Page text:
There were so many good questions sent my way on this topic I wanted to do a follow up. So what I am going to do is answer some of the questions here so more folks can have the same information. These are just some of the more common ones and please feel free to send your question if its not answered here.
Small parts are one of the challenges most shops face at some point or every day in some cases. They can be tough to manage and tend eat up a lot of time while in some cases being dangerous.
I thought I would share some of the most common questions I get and the related answers. This will not be a deep dive by any means but rather a few of the most common.
Dealing with tasks that require a lot of labor or hand work is a way to improve processes and trim costs. This is not to say eliminate jobs but rather put the staff to tasks that better use their skill. Helping to make the people more efficient by providing better tools is a way to do this. From finishing enclosures to mirror polishing the finishing tasks tend to be the most manual.
Rather than have four people doing bur removal by hand a through feed machine can speed this way up and provide more consistent parts. Don't size the machine based on you starting material size but rather the part size you cut from that material. Getting a machine sized to your starting material tends to be a good way to spend more than you need to. Machines like the Loewer also let you do the small parts that tend to be done by hand safely.
In a situation where there is a small army hand finishing enclosures bring a stroke sander online. With a good twin belt unit you can cut handling and greatly increase speed. If you opt for one that has a 3D part mount it increases the speed and ease of use further. One belt will cut the welds and the other blends the finish all with out a belt change or moving the part. Quality and speed are both increased while maximizing labor. KBM machines come setup to fill this task by default.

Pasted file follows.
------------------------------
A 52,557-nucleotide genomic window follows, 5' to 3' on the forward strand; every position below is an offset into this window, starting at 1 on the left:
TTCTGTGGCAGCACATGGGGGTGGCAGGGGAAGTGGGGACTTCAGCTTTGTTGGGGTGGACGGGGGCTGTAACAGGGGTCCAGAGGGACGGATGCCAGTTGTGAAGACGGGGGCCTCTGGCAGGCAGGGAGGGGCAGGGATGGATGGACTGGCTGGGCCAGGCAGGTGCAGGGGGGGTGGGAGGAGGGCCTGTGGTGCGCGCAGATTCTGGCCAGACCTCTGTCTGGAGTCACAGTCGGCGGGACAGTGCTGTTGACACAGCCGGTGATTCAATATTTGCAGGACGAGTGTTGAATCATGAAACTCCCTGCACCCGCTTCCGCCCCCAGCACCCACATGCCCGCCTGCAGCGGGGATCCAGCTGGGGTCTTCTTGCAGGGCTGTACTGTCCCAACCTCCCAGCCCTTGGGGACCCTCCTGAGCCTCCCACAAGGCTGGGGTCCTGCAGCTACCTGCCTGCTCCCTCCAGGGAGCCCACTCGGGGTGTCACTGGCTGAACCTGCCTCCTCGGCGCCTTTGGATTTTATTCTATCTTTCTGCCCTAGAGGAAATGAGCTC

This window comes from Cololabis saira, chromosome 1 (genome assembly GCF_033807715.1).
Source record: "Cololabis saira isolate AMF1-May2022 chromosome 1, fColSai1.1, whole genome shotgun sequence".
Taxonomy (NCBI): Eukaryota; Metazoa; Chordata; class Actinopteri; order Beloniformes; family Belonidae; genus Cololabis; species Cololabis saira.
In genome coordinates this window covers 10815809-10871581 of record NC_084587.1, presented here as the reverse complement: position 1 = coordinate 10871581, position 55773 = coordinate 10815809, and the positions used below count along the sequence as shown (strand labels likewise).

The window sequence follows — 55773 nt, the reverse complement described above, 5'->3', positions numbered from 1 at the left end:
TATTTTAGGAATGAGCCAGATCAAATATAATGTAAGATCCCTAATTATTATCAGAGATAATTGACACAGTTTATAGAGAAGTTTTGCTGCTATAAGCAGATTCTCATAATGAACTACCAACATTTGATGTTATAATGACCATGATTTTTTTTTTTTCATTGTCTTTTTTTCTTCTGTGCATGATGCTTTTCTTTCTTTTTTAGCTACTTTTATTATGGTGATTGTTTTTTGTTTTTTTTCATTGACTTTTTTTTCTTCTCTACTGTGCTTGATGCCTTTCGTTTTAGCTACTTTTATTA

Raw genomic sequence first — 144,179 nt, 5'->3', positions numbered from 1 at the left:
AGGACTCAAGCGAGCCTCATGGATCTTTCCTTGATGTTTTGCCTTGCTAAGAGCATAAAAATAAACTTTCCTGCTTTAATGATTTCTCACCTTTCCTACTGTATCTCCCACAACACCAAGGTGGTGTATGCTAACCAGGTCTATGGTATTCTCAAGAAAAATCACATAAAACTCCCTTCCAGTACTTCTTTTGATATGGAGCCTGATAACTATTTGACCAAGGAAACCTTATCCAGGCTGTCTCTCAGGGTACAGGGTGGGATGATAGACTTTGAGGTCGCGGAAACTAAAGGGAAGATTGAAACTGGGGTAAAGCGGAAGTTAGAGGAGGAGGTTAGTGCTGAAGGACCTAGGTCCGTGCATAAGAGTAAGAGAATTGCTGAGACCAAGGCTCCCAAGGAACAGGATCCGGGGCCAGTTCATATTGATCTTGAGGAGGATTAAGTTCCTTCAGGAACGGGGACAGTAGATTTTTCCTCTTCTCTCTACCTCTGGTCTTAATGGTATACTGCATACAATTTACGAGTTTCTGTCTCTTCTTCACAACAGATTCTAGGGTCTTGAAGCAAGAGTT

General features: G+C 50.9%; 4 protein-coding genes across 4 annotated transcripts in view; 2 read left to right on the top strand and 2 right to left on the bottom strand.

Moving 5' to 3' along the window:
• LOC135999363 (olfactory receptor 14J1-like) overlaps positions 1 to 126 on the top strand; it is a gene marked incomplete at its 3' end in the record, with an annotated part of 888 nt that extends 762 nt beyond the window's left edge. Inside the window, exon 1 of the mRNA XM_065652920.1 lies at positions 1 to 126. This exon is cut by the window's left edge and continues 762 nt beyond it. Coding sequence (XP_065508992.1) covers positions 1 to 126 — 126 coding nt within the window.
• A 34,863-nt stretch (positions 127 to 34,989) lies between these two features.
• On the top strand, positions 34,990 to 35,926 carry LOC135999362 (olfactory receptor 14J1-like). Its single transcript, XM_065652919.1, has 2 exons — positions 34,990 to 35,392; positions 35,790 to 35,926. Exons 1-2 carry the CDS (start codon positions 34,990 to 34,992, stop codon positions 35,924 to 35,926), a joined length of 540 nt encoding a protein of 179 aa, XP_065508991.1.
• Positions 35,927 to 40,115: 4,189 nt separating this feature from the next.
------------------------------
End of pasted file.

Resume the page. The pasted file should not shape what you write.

Polishing tends to be a massive labor sponge. Real polishing where you are going for a #8 mirror takes several steps with several abrasives. It is also dirty and physically draining. The best polisher cant keep the same quality level all day as they get tired. That causes a variation in finish just across their parts each day. Now compound that by 6 or more people polishing and consistency becomes a pipe dream. Custom polishing systems tend to have a high buy in but make massive improvements once running. From worker safety and morale to part consistency every aspect tends to see sizable improvements. Getting a higher volume of parts with a much more consistent finish is just the start. Anything from high volume CNC to fine detail robotics are possible with Autopulit and they are built around your needs and not a one size fits all.
Tube finishing is another area many struggle with. As with other material the same issue exist here. Your standard chuck it in a lathe is just so slow and ties up an other wise useful machine with a task it was not designed to do. There are small machines that can put any finish you need on tube and safely. Machines that spin the tube should be avoided if possible due to safety issues. As even a slight bend can cause things to go from zero to crazy in a blink and no one wants to see someone injured. A small simple planetary style tube sander can process 3 feet or more per min and automatically feed the material through the machine. Its a simple yet genius machine that can drastically speed up the process with fewer people all while being safer. Here is where the ML machines from NS can resolve the tube sanding issues quickly and safely.
Looking at the finishing side is an easy way to trim production costs while using fewer people and getting better parts overall. With the reduced quality of raw material most are having to use this becomes more of a key point. What was labor intensive with good materials has now gotten much worse. We can help with these issues and more and advice is always free. If you have a specific issue talk with us and take advantage of the years of experience we have is improving finishing processes.